Socio-economic Health Inequality Indices: A Fuzzy Approach Applied to European Countries

Stepbane Mussard and Maria Noel Pi Alperin

Introduction

Since the seminal work of Yaari (1987), the theory of decision has been particularly interested in the use of rank-dependent indices. This dual theory of choice under risk has led the economists to employ concentration indices (based on households’ ranks in the society) because of their statistical properties and their simple interpretations - see, for instance, Kakwani et al. (1997) and Yitzhaki and Schechtman (2013). They are also commonly used as concentration indices, which are relevant for any given degree of inequality aversion supported by the decision-maker (Yitzhaki, 1983).

Makdissietal. (2013) propose a multi-dimensional socio-economic health inequality index based on the rank-dependent approach (Yaari, 1987) and involving a parameter that accounts for the intensity of health redistribution, that is, an inequality aversion parameter. The authors employ the so- called counting approach, with categorical dimensions, in order to allow each health dimension to be gauged in proportion of the overall amount of the socio-economic health inequality index.

In this chapter, we present a multi-dimensional socio-economic health inequality index, with a rank-dependent structure, based on fuzzy-set theory. This family of indices depends on different health dimensions and on one exogenous risk factor, and reflects two very different behaviours of the social planner. First, the usual attitude towards inequality as embodied by the degree of aversion to inequality (see Yitzhaki, 1983), i.e. the willingness of the social planner to operate redistributive policies toward less healthy people in order to alleviate overall inequality in the society. Second, the degree of risk sensibility of the social planner defined by the interaction between the health dimensions and the risk factor (see Mussard and Pi Alperin, 2020). Risk factors are analysed through the prism of equality of opportunity (see e.g. Dworkin, 1981, 2000; Roemer, 1998; Fleurbaey, 2008). The literature distinguishes between fair and unfair causes of health inequalities. The origin of fair inequalities are risky behaviours which are under an individual’s control (e.g. lifestyle) while unfair inequalities are associated with exogenous risks beyond the individual’s control (e.g. childhood circumstances). In what follows, we will concentrate our analysis on exogenous risks factors.

The theory of fuzzy sets has been widely used to measure health. For example, Pi Alperin and Berzosa (2011) introduce a different way to measure overweight accounting for different intensities of overweight and obesity. Pi Alperin (2016) proposes a synthetic indicator of individual health, including different health dimensions evaluated by diagnosed or reported diseases and limitations on daily activities related to the mental and physical aspects of health. Finally, Mussard and Pi Alperin (2020) show that fuzzy-set theory can be applied to construct socio-economic health inequality indices. The advantage of this theory relies on the fact that each individual can be associated with a given degree of health deprivation, whereas the literature focuses on a clear state of health dimension, i.e. the individual is deprived or not. Then, fuzzy-set theory gives more flexibility to design multi-dimensional socio-economic health inequality indexes. In what follows, we employ this methodology with health dimensions constructed using fuzzy sets instead of categorical health dummy variables.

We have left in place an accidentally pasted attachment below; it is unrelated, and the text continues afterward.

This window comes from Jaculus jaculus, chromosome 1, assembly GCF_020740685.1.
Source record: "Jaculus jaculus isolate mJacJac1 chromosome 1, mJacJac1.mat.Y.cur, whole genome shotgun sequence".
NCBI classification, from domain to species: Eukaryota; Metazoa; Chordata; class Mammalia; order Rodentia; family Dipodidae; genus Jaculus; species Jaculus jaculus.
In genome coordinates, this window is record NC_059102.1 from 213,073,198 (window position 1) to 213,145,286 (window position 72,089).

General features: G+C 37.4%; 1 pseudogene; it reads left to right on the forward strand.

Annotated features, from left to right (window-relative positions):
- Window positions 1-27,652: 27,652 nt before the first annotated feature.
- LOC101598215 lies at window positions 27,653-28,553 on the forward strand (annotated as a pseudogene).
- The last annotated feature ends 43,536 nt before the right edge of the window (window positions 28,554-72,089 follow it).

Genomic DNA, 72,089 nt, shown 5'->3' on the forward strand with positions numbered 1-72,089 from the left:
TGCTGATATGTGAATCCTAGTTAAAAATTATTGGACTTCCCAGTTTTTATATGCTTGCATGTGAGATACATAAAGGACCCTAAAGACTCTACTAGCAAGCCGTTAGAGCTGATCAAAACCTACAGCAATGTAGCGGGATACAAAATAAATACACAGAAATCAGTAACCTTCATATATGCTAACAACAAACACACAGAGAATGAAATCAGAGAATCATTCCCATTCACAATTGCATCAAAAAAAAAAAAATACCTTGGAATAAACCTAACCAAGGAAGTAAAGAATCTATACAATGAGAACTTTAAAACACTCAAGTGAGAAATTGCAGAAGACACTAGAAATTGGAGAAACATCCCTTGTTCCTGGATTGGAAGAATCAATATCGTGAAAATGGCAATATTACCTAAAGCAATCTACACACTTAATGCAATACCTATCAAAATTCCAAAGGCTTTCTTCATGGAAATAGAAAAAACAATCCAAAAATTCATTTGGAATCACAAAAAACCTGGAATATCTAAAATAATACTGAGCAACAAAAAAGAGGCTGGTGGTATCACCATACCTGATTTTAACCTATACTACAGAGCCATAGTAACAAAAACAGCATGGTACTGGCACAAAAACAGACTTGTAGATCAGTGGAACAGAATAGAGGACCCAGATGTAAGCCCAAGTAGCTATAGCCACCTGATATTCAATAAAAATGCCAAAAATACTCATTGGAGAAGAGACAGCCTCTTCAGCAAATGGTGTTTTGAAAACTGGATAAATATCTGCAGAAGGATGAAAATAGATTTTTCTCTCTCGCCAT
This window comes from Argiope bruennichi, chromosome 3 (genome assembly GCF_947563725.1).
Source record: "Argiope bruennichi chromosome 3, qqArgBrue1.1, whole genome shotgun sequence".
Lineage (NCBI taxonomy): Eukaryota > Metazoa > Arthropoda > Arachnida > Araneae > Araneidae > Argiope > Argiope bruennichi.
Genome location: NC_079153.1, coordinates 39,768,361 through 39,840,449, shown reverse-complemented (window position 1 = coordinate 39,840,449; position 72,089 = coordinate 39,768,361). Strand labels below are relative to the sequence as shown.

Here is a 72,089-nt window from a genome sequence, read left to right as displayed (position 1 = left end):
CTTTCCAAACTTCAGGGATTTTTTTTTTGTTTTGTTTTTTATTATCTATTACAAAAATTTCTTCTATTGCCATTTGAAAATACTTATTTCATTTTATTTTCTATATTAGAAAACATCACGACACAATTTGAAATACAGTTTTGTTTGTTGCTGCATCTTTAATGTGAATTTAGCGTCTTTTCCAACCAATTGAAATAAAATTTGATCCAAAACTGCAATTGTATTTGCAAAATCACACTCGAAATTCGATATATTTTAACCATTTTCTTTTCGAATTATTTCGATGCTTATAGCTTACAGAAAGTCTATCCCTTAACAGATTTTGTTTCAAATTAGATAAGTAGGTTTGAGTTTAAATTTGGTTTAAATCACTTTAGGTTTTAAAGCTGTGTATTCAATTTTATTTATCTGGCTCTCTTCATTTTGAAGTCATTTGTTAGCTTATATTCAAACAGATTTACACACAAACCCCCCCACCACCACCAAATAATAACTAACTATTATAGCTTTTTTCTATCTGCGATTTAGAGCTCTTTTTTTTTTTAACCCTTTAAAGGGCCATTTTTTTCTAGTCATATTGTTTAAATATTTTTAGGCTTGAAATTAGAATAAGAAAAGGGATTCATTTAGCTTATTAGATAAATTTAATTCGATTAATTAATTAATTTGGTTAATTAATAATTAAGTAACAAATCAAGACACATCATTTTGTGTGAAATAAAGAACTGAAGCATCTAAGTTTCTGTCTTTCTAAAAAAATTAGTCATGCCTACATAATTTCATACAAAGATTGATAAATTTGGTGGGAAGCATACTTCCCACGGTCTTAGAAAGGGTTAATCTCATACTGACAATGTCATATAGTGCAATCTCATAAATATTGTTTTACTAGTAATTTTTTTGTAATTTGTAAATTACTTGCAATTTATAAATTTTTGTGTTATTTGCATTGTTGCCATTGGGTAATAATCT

The chapter is organised as follows. The second section reviews the family of socio-economic health Gini indices based on fuzzy sets. The third section exposes how risk factors are introduced into socio-economic health Gini indexes based on fuzzy sets. A stochastic dominance criterion is also proposed to ensure a robust ranking of health deprivation matrices for a wide range of risk sensibility and inequality aversion parameters. The forth section presents the empirical strategy of the chapter. The fifth section is devoted to an application on European countries. The final section concludes the chapter.

Socio-economic Inequality Indices Based on Fuzzy Sets Health

This section summarises the rank-dependent socio-economic health inequality indices introduced by Mussard and Pi Alperin (2020) and shows how this family of indexes can be extended using the fuzzy-set theory in a multidimensional context.

Multi-dimensional Fuzzy Gini Indices

Let В be a fuzzy sub-set of n individuals of a population P such that any individual in В presents some degree of deprivation in at least one health dimension k, k e (1,...,K). The К variables represent different dimensions of physical and mental aspects of health selected to measure multi-dimensional health inequality. Let yE be an equivalent income distribution such that F(yE) is its cumulative distribution function defined over [0,д], where a is the maximum conceivable equivalent income. The rank p of the individuals in В are issued from F(yE), such that p € [0,1]. Instead of employing the counting approach to measure whether an individual is deprived or not in one dimension of health deprivation (e.g. Alkire and Foster, 2011; or Makdissi and Yazbeck, 2014), we adopt a fuzzy logic approach.